Australia’s open mosque day attracts crowds after the New Zealand attack

The Omar Al Khattab Mosque welcomed hundreds of visitors on Sunday, writes Paul Stafford in Melbourne

MELBOURNE, AUSTRALIA - MARCH 16: Syima Mansor reads a note after prayer, as flowers and cards are left outside the mosque at the Islamic Council of Victoria on March 16, 2019 in Melbourne, Australia. At least 49 people are confirmed dead, with more than 40 people injured following attacks on two mosques in Christchurch, New Zealand on Friday afternoon. 41 of the victims were killed at Al Noor mosque on Deans Avenue and seven died at Linwood mosque. Another victim died later in Christchurch hospital. Three people are in custody over the mass shootings. One man has been charged with murder. (Photo by Jaimi Chisholm/Getty Images)

People in Victoria flocked to mosques throughout the Australian state on Sunday to offer condolences and show solidarity with the Muslim community after the Christchurch massacre.

The state’s annual open mosque day came just two days after a gunman in the New Zealand city of Christchurch killed at least 50 people at Friday prayers and left around 50 more in hospital.

Australian national Brenton Tarrant has been charged over the onslaught.

About 500 visitors were reported at the Omar Al Khattab Mosque in the northern Melbourne suburb of Preston this year, up from a usual 100 to 150.

“We’ve had overwhelming messages of support, of condolences, of solidarity,” said Baha Yehia, 43, a community relations volunteer with the mosque.

“During these difficult times, the Australian spirit really comes to the forefront and you see people getting together, lifting each other, supporting each other and whatever differences there might have been get put aside because this is a tragedy we all share.

“I’d like to think that all of Australia is sharing the same pain because we’ve always seen New Zealand as a neighbour.”

Mr Yehia, of Lebanese descent, said he did not think the fact that the accused was Australian played a part in the show of support.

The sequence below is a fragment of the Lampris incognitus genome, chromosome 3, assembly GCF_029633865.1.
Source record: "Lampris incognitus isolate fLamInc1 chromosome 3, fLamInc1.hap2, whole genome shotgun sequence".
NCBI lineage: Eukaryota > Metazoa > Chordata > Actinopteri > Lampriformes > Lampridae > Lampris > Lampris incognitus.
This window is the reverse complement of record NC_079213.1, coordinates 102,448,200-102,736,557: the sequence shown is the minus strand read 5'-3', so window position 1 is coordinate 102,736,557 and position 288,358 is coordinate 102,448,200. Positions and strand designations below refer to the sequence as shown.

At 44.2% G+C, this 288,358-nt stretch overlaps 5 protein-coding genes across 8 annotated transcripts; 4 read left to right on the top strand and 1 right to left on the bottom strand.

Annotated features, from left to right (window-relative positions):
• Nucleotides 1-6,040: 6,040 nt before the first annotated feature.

Mazen Adel, 50, a Palestinian who was also volunteering for the open day, said the tributes and condolences flowing in were extremely moving.

“Every time I see someone bring flowers or words of condolences, tears come from my eyes because I feel how soft their heart is and their feeling for the people,” Mr Adel said.

“What happened was terrible. It shouldn’t happen. But the response was overwhelming. New Zealand is very close to home. I feel like that congregation was my congregation.

“What happened is based on the ignorance of others. This is what causes such atrocities.”

Local Paul Stewart, 48, has two workmates who pray at Omar Al Khattab mosque and had planned to visit “even before the horrible events of the other day”.

“Every sensible person would be horrified at the events of the other day and we just want to show some support for anyone who was affected by such a horrible day,” Mr Stewart said.

He said he was sickened that an Australian could be responsible for such acts.

“That anyone would do it is pretty horrible but someone who has grown up with the opportunities and everything that we’ve had here …”

Katie Larsen, who was born in the New Zealand city of Wellington, was also at the open day.

“The only good thing that comes from something like this is when people come together and show that we’re more committed to love than to hate,” she said.

Daniel Andrews, the Premier of Victoria, was another visitor to Omar Al Khattab mosque on Sunday.

“My message to Victoria’s Muslim community was this: you are valued, you are respected, you are loved,” Mr Andrews tweeted later.

Federal Opposition Leader Bill Shorten also attended the mosque.

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